Among the important factors that could cause actual results to differ materially from those in the forward-looking statements are crude oil and natural gas prices; refining margins and marketing margins; chemicals prices and competitive conditions affecting supply and demand for aromatics, olefins and additives products; actions of competitors; the competitiveness of alternate energy sources or product substitutes; technological developments; the results of operations and financial condition of equity affiliates; the inability or failure of the company's joint-venture partners to fund their share of operations and development activities; the potential failure to achieve expected net production from existing and future crude oil and natural gas development projects; potential delays in the development, construction or start-up of planned projects; the potential disruption or interruption of the company's net production or manufacturing facilities or delivery/transportation networks due to war, accidents, political events, civil unrest, severe weather or crude-oil production quotas that might be imposed by OPEC (Organization of Petroleum Exporting Countries); the potential liability for remedial actions under existing or future environmental regulations and litigation; significant investment or product changes under existing or future environmental statutes, regulations and litigation; the potential liability resulting from pending or future litigation; the company's acquisition or disposition of assets; government-mandated sales, divestitures, recapitalizations, changes in fiscal terms or restrictions on scope of company operations; the effects of changed accounting rules under generally accepted accounting principles promulgated by rule-setting bodies; and the factors set forth under the heading "Risk Factors" beginning on page 31 of the company's 2006 Annual Report on Form 10-K. In addition, such statements could be affected by general domestic and international economic and political conditions. Unpredictable or unknown factors not discussed in this presentation could also have material adverse effects on forward-looking statements.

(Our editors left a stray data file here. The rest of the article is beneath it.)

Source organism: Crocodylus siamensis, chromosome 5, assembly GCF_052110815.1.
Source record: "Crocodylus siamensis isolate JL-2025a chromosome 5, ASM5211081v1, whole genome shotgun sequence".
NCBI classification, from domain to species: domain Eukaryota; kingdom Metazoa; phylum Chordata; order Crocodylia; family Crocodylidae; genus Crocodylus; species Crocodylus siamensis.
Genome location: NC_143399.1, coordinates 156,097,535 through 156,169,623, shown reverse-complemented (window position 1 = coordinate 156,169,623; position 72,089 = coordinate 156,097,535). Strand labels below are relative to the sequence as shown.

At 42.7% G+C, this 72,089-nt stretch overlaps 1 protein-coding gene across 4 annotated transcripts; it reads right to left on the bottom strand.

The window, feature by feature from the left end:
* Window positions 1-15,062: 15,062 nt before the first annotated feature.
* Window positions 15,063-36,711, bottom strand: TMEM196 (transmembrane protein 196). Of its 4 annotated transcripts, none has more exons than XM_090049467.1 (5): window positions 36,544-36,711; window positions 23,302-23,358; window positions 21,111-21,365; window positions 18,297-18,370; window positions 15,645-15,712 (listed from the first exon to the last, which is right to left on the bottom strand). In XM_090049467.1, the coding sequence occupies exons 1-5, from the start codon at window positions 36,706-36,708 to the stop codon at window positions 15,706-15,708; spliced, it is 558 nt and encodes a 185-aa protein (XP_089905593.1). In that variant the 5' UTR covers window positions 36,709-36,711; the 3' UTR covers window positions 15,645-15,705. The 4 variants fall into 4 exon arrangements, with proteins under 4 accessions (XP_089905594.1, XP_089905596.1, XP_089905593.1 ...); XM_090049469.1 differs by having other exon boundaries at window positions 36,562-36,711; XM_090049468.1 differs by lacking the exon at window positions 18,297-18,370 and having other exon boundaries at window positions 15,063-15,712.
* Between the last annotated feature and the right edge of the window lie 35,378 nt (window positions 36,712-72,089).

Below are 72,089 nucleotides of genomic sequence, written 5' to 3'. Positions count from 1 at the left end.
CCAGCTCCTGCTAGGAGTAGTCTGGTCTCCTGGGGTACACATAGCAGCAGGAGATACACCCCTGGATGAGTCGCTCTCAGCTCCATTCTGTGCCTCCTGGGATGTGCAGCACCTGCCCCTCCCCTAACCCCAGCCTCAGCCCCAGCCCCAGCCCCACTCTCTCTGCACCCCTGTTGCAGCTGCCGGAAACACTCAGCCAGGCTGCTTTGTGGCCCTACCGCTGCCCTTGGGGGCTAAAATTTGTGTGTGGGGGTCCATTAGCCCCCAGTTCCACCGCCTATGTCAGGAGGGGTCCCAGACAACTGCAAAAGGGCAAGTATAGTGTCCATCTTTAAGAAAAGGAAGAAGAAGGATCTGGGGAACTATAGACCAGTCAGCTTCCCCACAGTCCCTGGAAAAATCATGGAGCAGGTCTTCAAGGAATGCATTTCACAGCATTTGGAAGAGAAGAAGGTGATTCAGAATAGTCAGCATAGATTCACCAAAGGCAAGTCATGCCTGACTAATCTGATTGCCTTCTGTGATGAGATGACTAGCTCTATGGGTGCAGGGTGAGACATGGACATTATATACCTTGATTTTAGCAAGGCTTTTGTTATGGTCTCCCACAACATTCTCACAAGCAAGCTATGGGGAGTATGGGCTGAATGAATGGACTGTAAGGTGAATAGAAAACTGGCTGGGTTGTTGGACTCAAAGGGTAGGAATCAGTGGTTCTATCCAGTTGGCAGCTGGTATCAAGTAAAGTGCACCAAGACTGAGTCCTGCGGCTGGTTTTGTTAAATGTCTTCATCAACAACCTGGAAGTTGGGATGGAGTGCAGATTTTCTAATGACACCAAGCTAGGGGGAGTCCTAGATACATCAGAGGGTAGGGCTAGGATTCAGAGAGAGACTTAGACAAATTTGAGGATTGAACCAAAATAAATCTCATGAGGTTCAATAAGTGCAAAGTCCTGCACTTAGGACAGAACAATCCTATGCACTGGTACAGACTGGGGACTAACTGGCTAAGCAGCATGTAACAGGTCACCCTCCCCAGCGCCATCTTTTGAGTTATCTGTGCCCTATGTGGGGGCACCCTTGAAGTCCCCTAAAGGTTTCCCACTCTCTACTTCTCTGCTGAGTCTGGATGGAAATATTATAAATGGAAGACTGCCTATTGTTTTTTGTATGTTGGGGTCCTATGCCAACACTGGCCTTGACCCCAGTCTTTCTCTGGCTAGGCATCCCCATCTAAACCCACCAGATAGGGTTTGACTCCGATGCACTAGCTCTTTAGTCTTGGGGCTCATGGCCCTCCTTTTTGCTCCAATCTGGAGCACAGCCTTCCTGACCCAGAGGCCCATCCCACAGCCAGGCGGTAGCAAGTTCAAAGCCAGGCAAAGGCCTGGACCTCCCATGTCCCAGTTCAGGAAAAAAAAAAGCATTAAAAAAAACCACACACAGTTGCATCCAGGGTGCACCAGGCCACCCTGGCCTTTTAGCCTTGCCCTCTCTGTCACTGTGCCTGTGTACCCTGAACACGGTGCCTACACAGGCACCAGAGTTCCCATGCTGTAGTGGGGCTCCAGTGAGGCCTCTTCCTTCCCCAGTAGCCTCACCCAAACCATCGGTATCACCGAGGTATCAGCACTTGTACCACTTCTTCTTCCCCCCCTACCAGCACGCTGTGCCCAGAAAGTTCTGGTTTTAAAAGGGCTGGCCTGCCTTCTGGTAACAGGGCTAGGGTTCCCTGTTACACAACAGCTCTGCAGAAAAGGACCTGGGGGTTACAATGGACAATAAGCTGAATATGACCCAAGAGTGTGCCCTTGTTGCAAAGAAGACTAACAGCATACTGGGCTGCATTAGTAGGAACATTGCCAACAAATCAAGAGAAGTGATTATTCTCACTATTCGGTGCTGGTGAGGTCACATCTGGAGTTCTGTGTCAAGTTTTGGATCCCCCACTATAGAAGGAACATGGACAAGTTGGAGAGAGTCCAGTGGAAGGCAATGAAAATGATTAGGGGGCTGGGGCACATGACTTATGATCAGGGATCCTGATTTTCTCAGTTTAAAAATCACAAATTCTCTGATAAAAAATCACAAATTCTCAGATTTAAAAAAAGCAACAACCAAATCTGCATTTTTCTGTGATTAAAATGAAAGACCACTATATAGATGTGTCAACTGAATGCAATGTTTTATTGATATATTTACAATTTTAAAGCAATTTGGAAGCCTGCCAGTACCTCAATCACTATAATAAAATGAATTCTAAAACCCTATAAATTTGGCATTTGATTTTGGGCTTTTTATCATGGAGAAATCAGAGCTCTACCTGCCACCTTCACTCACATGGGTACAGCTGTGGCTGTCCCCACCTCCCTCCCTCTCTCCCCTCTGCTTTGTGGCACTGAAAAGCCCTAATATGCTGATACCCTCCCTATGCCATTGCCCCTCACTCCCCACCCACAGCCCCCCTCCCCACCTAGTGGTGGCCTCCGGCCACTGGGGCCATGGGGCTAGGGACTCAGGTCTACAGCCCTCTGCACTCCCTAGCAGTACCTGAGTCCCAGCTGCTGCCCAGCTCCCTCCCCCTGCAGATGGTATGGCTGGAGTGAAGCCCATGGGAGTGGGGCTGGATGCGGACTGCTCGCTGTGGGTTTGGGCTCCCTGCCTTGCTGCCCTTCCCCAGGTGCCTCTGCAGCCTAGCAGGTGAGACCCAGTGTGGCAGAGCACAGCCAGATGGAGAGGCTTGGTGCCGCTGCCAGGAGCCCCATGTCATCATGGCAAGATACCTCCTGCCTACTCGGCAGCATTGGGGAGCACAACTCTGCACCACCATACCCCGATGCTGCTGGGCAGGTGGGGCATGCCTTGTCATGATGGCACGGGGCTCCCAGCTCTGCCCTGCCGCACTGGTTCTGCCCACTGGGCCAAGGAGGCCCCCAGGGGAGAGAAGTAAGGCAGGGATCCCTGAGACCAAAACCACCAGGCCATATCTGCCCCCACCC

U.S. Securities and Exchange Commission (SEC) rules permit oil and gas companies to disclose only proved reserves in their filings with the SEC. Certain terms, such as "resources," "oil-equivalent resources," "oil in place," "recoverable reserves," and "recoverable resources," among others, may be used in this press release to describe certain oil and gas properties that are not permitted to be used in filings with the SEC.
Updated: April 2007